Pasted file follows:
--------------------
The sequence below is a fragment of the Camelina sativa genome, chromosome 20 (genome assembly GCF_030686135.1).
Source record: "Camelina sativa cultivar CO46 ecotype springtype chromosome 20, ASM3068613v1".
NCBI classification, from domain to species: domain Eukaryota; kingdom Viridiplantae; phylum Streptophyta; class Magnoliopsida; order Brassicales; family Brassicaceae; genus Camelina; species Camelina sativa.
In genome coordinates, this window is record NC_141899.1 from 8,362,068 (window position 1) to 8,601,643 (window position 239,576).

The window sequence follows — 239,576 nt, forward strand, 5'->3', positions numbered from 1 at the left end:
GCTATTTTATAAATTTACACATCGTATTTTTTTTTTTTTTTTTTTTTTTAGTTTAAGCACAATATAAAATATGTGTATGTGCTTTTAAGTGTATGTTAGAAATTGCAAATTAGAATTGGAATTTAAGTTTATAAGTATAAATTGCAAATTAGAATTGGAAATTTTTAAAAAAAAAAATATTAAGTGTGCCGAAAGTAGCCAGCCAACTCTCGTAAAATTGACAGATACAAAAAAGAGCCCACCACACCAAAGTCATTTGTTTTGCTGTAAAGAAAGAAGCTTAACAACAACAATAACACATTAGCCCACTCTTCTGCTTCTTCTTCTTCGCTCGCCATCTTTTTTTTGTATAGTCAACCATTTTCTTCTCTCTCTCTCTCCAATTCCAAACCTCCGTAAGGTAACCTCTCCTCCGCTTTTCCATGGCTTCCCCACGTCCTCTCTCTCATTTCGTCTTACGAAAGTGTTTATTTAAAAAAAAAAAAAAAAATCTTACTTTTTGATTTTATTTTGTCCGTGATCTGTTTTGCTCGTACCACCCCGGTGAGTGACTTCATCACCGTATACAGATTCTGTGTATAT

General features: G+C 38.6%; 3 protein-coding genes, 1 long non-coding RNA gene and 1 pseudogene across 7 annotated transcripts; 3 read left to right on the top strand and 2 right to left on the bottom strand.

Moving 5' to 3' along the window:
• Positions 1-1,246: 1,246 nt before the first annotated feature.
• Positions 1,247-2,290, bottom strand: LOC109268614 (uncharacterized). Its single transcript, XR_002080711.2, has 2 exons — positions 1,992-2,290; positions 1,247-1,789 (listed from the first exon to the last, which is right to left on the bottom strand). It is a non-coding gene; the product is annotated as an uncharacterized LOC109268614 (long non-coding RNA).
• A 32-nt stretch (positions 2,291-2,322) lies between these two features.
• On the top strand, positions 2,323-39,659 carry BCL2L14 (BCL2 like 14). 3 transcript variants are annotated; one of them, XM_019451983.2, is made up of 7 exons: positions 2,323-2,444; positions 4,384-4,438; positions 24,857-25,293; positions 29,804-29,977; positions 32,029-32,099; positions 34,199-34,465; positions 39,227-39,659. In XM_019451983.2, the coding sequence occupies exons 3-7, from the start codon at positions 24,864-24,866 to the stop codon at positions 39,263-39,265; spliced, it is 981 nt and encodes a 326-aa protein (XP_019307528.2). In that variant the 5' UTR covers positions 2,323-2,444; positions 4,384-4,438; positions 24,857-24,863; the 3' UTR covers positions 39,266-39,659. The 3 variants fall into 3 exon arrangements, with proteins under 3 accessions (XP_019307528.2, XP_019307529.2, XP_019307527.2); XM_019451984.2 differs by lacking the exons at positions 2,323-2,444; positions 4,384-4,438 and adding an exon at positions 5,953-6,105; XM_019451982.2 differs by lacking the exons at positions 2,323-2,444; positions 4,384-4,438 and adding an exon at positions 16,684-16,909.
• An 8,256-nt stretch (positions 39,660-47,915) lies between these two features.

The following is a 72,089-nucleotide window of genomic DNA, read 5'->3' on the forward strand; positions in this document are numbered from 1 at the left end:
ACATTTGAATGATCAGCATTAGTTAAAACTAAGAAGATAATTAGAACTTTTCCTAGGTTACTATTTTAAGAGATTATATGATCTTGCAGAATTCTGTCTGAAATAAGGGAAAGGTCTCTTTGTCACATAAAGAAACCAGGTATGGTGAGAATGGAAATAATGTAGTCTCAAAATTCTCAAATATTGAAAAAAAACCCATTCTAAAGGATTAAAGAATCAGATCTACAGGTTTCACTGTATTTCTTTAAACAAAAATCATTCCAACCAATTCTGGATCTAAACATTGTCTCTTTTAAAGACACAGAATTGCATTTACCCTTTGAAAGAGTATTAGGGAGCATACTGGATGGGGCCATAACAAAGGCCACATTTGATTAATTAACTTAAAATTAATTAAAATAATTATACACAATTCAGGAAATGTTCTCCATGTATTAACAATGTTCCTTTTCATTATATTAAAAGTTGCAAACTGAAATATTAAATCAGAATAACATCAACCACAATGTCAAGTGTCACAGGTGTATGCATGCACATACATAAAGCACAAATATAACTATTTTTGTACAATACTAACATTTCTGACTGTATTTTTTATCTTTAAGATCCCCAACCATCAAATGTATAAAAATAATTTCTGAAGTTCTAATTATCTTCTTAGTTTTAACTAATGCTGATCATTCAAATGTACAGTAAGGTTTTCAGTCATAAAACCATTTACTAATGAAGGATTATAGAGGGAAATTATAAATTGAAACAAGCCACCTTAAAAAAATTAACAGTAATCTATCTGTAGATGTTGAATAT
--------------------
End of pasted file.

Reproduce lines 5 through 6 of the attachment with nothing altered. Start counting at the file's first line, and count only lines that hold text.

The window sequence follows — 239,576 nt, forward strand, 5'->3', positions numbered from 1 at the left end:
GCTATTTTATAAATTTACACATCGTATTTTTTTTTTTTTTTTTTTTTTTAGTTTAAGCACAATATAAAATATGTGTATGTGCTTTTAAGTGTATGTTAGAAATTGCAAATTAGAATTGGAATTTAAGTTTATAAGTATAAATTGCAAATTAGAATTGGAAATTTTTAAAAAAAAAAATATTAAGTGTGCCGAAAGTAGCCAGCCAACTCTCGTAAAATTGACAGATACAAAAAAGAGCCCACCACACCAAAGTCATTTGTTTTGCTGTAAAGAAAGAAGCTTAACAACAACAATAACACATTAGCCCACTCTTCTGCTTCTTCTTCTTCGCTCGCCATCTTTTTTTTGTATAGTCAACCATTTTCTTCTCTCTCTCTCTCCAATTCCAAACCTCCGTAAGGTAACCTCTCCTCCGCTTTTCCATGGCTTCCCCACGTCCTCTCTCTCATTTCGTCTTACGAAAGTGTTTATTTAAAAAAAAAAAAAAAAATCTTACTTTTTGATTTTATTTTGTCCGTGATCTGTTTTGCTCGTACCACCCCGGTGAGTGACTTCATCACCGTATACAGATTCTGTGTATAT